science & technology

War in space: Kamikazes, kidnapper satellites and lasers (Must Read)

SP 2016-12-11 07:11:51pm

It was May 2014 when a small team of American airmen monitoring a Russian satellite launch saw something they had never seen before. An object the team thought was a piece of debris from the launch suddenly came to life.  

"The one object that we assumed was a piece of debris started to maneuver in close proximity to the (rocket) booster," recalled Lt. Gen. David Buck, commander of the Joint Functional Component Command for Space located at Vandenberg Air Force Base in California.

Buck, who oversees US military space forces, said the deliberate maneuvers the mystery object made close to the rocket's booster were a red flag. Getting that close to another object in space is a complex feat, as objects can move as fast as 17,500 miles per hour. "That got our attention," Buck said.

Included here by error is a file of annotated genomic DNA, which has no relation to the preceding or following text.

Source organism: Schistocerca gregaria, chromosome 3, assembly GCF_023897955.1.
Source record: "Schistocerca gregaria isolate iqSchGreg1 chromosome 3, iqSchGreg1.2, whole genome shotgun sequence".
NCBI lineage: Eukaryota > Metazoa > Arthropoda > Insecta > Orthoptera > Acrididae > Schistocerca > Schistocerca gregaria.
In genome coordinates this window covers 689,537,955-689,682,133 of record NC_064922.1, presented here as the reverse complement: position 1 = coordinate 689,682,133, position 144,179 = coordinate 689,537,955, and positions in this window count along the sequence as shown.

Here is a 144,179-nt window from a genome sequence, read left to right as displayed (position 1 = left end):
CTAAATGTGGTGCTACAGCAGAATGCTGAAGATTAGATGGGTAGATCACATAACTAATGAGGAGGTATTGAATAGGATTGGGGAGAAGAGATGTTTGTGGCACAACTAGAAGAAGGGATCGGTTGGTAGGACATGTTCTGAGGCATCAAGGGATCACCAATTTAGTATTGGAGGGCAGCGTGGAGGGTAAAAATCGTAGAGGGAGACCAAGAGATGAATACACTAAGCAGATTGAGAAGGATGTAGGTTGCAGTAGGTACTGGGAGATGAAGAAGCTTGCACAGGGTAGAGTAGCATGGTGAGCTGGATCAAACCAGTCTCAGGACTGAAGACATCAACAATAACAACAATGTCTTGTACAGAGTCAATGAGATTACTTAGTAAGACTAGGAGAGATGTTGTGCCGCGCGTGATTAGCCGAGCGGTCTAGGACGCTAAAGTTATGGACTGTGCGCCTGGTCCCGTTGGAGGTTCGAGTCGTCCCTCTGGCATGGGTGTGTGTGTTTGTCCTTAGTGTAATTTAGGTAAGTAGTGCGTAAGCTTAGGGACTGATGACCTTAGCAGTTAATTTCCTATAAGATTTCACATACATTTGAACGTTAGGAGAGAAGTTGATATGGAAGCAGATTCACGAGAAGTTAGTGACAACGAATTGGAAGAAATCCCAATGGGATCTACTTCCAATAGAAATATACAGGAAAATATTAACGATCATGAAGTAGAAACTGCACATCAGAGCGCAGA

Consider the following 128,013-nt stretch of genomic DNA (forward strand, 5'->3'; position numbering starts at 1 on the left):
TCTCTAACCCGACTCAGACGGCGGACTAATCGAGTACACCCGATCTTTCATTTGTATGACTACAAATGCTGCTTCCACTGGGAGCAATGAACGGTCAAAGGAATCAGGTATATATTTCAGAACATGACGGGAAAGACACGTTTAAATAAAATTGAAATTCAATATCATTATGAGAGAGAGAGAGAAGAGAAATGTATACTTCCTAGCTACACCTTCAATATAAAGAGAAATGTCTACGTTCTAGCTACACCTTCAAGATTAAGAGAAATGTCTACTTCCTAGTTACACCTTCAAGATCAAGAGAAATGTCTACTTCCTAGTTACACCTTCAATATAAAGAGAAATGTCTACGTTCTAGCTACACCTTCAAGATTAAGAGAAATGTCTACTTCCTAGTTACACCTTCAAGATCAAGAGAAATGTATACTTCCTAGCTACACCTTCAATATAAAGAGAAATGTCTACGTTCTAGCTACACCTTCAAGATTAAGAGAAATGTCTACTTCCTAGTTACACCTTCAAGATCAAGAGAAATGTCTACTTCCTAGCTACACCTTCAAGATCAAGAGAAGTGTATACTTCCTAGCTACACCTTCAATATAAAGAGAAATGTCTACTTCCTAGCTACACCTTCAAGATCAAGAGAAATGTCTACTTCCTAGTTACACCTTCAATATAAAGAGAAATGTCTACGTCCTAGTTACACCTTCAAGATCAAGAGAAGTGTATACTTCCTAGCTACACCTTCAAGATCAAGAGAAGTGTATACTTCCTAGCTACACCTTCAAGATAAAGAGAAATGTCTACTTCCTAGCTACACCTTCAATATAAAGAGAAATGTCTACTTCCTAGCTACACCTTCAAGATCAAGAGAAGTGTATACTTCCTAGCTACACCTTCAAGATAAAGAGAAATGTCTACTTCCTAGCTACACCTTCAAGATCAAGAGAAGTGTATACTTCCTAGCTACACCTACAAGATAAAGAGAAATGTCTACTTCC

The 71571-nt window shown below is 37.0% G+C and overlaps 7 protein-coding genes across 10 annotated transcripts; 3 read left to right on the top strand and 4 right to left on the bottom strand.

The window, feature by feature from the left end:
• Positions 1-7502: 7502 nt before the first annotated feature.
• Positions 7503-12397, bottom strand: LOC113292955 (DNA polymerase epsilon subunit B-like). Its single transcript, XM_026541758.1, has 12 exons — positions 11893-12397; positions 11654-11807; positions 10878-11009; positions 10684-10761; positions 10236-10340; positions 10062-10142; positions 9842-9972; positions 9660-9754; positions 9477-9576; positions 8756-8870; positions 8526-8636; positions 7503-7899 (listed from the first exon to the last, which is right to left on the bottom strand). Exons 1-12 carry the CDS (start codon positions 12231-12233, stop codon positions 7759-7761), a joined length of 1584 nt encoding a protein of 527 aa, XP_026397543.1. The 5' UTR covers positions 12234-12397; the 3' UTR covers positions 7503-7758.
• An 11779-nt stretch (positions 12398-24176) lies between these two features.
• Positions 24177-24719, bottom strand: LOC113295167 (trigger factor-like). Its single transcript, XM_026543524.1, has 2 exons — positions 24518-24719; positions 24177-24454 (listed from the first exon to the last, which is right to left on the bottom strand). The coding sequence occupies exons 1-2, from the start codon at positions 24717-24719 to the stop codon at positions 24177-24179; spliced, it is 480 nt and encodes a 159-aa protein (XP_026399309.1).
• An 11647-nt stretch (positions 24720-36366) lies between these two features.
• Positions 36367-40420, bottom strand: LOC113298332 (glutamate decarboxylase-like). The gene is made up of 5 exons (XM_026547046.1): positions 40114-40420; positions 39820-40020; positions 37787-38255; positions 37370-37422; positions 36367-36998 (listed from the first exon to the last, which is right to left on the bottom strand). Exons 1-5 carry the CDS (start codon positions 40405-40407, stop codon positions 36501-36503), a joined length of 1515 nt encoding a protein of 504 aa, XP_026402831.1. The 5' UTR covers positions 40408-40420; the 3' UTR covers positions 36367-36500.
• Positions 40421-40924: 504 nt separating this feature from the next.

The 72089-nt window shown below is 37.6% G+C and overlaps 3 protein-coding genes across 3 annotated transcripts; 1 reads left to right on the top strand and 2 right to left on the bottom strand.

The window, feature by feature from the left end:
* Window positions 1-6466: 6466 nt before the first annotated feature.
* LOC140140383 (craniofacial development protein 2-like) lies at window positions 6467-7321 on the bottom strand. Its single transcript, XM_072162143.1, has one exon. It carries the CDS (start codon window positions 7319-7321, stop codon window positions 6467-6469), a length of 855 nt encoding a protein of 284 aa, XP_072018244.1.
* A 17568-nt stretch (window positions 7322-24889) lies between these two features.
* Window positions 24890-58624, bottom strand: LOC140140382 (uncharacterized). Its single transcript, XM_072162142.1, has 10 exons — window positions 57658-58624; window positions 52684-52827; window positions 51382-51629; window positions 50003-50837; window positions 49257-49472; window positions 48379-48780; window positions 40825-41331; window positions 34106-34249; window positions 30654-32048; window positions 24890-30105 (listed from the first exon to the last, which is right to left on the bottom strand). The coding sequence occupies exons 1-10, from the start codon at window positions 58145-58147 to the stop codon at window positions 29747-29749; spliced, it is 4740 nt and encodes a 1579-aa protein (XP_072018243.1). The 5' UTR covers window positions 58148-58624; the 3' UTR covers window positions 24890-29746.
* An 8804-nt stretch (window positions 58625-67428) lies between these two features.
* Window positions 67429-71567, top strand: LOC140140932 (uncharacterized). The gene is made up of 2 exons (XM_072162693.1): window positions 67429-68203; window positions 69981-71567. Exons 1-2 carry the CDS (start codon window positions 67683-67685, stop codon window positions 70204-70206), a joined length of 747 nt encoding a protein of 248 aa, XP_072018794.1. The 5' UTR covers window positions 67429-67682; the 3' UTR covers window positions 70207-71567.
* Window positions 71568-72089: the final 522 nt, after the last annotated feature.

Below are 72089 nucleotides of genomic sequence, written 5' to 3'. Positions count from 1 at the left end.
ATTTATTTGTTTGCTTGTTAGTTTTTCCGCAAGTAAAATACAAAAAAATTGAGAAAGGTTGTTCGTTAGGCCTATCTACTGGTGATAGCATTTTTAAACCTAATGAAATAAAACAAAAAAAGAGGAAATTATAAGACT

In other words, what the US military was witnessing was not debris at all, but instead a satellite with a dangerous capability, one that could allow it to cozy up next to another satellite and potentially destroy it. 

As US adversaries like Russia and China sprint to gain greater control of space, the US finds itself in a new, more ominous arms race with a dizzying array of capabilities that sound like Hollywood creations but are now reality -- from what could be kamikaze and kidnapper satellites launched by Russia and China to lasers and space drones deployed by the US. 

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